What are we to make of Wheeler (Ian Barford) in Tracy Letts’ witty but uneven comedy-drama, Linda Vista?
Well, he is a middle-aged man, newly entering the post-divorce wilderness, who has moved into an apartment that screams “Decrepitude, here I come” in San Diego.
Wheeler isn’t the classic, embittered middle-aged white male, aggrieved and having to re-evaluate who he is and where his life is going. He is a liberal shade of this grouchy and sporadically vicious species. He also, despite speeches about not being seen in a Speedo, is in sexily hot shape. The play’s strangest lines require him to bemoan a body that, visibly, is nothing to bemoan.
The play, directed by Dexter Bullard and staged by the Steppenwolf company for Second Stage at the Helen Hayes Theater on Broadway (to Nov. 10), begins with a New York audience getting square on Wheeler’s side when he launches into a magnificent verbal fusillade against Trump supporters. He has no interest in dating one, or listening to one, nailing the “both sides” canard: They hold views he finds reprehensible. There can be no discussion.
Wheeler has a lot to say about a lot. He’s a social issue foghorn on such matters as the allergies and affectations of today’s youth, and all those movies featuring special effects and not much else.
Wheeler is a familiar aging man adrift, and in some ways this is a very familiar story: How will he get back on the dating train, what is his future? The comedy of Linda Vista—with its simple, folding set by Todd Rosenthal—is clever and funny, sometimes uproariously so.
It is there in the gruff and deep friendship with his buddy Paul (Jim True-Frost) and the men sharing confidences as they towel off in the gym. And it’s there at the fateful karaoke where this misanthropic but decent-ish Oscar the Grouch meets Jules (a poised and sharp Cora Vander Broek), who can’t sing but who is quite clearly perfect, indeed too good, for Wheeler.
Tonally, this is where Linda Vista becomes a little scrambled. Wheeler also works at a camera shop, which has a creepy boss who sexually objectifies a bright, younger staff member, Anita (an excellent Caroline Neff).
Then there is Minnie (Chantal Thuy), who begins life as an assertive younger woman in a crappy relationship who Wheeler meets in a bar, and who within a blink of an eye becomes a needy, space-invading, ultimately manipulative user. Who is she? Letts doesn’t seem to know.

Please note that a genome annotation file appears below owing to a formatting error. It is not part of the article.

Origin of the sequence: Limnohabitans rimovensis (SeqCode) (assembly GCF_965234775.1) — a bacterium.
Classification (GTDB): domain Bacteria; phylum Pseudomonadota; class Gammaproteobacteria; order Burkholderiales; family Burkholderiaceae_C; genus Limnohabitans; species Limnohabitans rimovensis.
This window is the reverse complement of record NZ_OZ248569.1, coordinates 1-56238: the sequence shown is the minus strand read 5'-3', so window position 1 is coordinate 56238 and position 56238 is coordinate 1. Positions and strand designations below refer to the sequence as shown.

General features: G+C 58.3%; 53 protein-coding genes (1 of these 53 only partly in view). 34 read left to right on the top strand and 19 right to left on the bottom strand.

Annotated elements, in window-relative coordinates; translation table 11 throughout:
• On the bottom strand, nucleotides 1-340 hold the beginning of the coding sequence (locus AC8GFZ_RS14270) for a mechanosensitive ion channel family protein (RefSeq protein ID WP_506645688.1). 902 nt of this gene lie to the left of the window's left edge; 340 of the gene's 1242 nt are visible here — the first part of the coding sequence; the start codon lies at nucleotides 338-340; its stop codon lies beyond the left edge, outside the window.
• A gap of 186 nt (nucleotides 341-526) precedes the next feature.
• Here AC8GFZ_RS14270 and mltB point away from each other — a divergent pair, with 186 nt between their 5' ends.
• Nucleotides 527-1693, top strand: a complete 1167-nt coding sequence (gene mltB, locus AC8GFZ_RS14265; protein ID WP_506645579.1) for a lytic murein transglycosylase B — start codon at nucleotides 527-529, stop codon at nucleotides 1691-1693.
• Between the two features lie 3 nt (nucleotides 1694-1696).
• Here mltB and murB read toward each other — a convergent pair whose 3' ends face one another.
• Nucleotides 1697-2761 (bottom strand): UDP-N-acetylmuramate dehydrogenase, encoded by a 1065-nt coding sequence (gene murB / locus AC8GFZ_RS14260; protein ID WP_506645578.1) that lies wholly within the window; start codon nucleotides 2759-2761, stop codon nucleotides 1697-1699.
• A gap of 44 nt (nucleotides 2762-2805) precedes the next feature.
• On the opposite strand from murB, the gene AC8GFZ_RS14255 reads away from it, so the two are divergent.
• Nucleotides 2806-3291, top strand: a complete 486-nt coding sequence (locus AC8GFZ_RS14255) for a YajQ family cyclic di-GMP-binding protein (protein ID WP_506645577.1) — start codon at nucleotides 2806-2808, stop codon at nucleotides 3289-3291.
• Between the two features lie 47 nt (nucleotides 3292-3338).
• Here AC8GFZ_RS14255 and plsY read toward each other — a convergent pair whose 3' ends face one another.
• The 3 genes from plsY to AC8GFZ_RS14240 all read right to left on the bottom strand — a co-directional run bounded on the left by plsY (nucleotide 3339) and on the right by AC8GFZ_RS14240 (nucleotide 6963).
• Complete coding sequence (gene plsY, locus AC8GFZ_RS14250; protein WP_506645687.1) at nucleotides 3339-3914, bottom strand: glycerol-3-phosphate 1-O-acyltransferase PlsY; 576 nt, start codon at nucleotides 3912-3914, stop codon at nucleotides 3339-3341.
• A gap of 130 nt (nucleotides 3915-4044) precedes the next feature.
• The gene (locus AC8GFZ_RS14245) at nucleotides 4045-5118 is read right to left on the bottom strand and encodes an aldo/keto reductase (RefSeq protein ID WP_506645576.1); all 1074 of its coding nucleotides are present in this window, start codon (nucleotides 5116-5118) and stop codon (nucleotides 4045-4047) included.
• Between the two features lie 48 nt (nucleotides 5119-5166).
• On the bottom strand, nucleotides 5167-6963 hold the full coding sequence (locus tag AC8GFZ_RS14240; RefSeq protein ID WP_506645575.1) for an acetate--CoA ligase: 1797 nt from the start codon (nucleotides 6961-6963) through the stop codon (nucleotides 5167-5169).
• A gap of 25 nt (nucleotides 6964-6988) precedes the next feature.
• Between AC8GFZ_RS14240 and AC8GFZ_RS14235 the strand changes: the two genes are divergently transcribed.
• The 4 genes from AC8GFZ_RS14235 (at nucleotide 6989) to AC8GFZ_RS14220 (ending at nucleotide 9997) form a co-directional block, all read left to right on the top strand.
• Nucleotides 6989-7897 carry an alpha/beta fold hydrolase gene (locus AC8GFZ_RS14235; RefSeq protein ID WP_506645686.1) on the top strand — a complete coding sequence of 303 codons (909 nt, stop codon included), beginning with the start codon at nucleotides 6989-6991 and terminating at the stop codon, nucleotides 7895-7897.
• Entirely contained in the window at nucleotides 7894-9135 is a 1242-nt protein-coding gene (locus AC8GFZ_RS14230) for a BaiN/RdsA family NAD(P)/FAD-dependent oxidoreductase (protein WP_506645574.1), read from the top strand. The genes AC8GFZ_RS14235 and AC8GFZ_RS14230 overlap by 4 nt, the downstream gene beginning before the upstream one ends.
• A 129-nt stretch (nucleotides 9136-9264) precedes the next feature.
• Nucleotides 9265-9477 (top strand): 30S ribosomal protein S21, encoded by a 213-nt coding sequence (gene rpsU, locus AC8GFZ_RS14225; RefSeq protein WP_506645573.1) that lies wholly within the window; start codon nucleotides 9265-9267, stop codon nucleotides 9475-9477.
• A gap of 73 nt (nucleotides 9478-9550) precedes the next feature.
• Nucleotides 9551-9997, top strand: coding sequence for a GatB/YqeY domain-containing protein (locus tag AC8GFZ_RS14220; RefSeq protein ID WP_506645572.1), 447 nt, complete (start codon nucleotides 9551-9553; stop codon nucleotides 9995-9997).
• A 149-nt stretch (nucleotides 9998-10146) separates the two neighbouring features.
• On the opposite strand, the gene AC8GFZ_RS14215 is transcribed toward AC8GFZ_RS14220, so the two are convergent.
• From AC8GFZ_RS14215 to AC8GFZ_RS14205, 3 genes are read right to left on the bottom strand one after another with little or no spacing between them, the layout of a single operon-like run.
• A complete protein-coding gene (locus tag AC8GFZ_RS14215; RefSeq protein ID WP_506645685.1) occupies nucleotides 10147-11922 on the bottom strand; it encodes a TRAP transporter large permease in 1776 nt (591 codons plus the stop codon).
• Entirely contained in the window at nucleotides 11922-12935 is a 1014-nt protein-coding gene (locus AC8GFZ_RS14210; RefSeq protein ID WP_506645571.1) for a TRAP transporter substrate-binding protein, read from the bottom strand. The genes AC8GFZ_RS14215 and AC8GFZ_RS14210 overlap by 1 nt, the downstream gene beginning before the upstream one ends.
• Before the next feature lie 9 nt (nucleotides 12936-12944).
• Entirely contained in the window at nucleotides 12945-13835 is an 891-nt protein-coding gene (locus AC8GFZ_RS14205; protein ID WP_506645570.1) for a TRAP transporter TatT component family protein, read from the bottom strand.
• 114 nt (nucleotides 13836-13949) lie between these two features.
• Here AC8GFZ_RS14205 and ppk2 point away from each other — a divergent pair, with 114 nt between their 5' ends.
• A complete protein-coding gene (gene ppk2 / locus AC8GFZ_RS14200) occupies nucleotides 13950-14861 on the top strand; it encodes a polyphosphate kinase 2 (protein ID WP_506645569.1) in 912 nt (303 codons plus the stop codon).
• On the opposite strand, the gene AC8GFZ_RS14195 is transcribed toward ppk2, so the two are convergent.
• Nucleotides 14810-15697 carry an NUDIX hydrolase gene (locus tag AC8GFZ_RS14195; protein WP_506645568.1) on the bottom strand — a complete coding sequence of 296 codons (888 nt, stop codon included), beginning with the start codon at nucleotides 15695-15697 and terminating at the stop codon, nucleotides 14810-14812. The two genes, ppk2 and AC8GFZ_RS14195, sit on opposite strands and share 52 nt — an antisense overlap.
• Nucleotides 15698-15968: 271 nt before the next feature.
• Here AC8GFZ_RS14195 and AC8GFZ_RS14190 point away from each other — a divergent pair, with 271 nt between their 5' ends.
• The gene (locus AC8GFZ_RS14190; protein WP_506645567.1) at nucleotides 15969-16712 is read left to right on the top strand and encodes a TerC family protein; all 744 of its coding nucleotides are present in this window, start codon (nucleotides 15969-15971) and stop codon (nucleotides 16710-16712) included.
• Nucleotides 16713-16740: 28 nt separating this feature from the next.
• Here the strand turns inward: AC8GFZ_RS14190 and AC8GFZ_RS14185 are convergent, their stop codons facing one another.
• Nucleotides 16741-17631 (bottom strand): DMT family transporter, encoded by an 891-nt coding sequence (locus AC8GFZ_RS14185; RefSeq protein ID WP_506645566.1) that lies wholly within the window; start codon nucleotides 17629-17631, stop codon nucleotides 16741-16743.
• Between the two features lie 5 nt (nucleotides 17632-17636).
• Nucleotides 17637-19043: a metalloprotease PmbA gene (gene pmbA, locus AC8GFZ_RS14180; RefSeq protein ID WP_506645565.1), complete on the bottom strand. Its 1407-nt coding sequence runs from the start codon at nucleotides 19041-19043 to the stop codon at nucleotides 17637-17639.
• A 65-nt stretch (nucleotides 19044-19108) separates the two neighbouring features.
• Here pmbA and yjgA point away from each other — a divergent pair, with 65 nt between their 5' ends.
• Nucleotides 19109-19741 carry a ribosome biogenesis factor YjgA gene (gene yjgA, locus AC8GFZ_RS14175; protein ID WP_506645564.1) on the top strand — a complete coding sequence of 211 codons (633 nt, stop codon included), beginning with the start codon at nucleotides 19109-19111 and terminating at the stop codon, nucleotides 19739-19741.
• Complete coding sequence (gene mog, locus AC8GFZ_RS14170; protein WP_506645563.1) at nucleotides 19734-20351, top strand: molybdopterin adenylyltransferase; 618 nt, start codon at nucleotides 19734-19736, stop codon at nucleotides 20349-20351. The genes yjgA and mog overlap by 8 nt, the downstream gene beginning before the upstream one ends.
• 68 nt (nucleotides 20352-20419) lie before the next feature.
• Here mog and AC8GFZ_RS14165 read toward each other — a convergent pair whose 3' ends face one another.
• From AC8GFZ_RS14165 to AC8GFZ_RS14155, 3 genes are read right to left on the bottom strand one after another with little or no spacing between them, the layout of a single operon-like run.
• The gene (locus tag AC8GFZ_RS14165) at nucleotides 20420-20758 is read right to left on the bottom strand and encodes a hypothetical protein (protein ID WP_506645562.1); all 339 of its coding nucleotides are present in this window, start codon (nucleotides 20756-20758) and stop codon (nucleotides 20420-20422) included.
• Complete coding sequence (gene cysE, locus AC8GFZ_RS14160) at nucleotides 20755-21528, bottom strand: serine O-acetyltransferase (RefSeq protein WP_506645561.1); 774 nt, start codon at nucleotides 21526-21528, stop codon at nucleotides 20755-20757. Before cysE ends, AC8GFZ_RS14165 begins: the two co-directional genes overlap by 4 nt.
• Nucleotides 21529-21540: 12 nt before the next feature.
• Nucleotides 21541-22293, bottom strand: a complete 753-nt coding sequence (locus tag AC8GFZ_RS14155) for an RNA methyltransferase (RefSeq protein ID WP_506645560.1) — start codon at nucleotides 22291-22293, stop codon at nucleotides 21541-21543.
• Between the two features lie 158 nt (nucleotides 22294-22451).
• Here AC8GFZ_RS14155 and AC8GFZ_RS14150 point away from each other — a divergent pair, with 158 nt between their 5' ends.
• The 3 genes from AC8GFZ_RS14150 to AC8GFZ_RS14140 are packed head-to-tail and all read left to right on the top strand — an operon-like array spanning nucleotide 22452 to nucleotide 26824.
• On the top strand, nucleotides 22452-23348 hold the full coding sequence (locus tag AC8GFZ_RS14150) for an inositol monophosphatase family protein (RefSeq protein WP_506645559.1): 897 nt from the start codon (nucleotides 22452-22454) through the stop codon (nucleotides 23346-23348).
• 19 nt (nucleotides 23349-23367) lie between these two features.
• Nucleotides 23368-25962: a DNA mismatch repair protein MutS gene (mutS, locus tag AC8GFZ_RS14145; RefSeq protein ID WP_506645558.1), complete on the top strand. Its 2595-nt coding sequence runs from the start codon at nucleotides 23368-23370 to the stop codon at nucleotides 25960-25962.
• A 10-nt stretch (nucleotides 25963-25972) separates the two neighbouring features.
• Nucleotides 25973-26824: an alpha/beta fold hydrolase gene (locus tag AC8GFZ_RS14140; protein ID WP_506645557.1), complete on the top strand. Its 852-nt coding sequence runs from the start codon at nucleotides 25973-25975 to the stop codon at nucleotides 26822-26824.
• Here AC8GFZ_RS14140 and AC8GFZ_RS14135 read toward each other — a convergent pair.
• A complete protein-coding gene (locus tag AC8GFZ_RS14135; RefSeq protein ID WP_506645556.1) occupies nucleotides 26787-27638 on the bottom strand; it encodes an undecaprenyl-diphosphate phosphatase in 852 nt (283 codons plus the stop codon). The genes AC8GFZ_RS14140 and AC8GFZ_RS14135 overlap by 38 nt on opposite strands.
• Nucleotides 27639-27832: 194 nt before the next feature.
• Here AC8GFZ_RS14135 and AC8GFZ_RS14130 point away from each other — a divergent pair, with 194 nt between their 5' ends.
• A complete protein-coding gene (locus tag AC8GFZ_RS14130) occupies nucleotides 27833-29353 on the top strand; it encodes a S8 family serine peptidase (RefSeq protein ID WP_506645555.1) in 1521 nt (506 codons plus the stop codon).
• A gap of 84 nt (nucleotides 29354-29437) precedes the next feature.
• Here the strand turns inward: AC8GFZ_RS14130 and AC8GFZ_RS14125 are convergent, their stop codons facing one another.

For all his anti-Trumpism, Wheeler seems like a huge shit when it comes to women, and his most horrible speeches—which don’t square with his liberal dude-ism—come when he tries to jettison them out of his life. Is this really a play that has even heard of #MeToo or #TimesUp? It doesn’t feel like it. At the end of the day he rejects Jules for Minnie, because the latter is younger.
So, a liberal on the streets and a douchebag between the sheets.
At the performance I attended, Wheeler’s behavior earned groans and tuts, and the only resounding round of applause came when Jules figured out what a cretin he was and dumped him, emphasizing why she valued her self-respect more. Letts really doesn’t know what to do with Wheeler, and it’s to Barford’s credit that he at least attempts to switch between the registers of goofy good guy and sexist, growling jerk.
Letts attempts two things to redeem Wheeler, though for this critic it’s impossible. First, he contrasts his shitty behavior toward women with the even creepier behavior of Michael (Troy West), who owns the camera shop where Wheeler and Anita work, leading to an explosive confrontation that fizzles because Michael’s creepiness and manner don’t merit the scale of explosive response.
Then, there is art. Wheeler is a frustrated photographer, and so the last moments of the play try to nullify his awfulness around women and try to ensure that art, not love, proves to be his redemption, the final sign of a fundamentally good guy.
Well, sure, fine. But this love of photography is only glancingly mentioned in the preceding almost three hours, as Wheeler blunders through people’s lives.
Letts is clear-aimed with Wheeler’s zingers, his mordant observations of the modern world, and there is something cringe-making about his wrecking-ball approach to anything. But Letts also doesn’t seem to know what kind of middle-aged near-loser Wheeler is: sexist and beyond saving, or a noble holdout who is really kind of OK inside.
During this play, a lot of women tell Wheeler things. He either doesn’t hear them or chooses not to. He’s a heterosexual disaster zone, and one which the playwright (and by extension us) end up feeling a little too ambivalent about. It’s just as well Wheeler’s love of art wins out in the end; a camera may be happier living with him than a living, breathing woman ever could.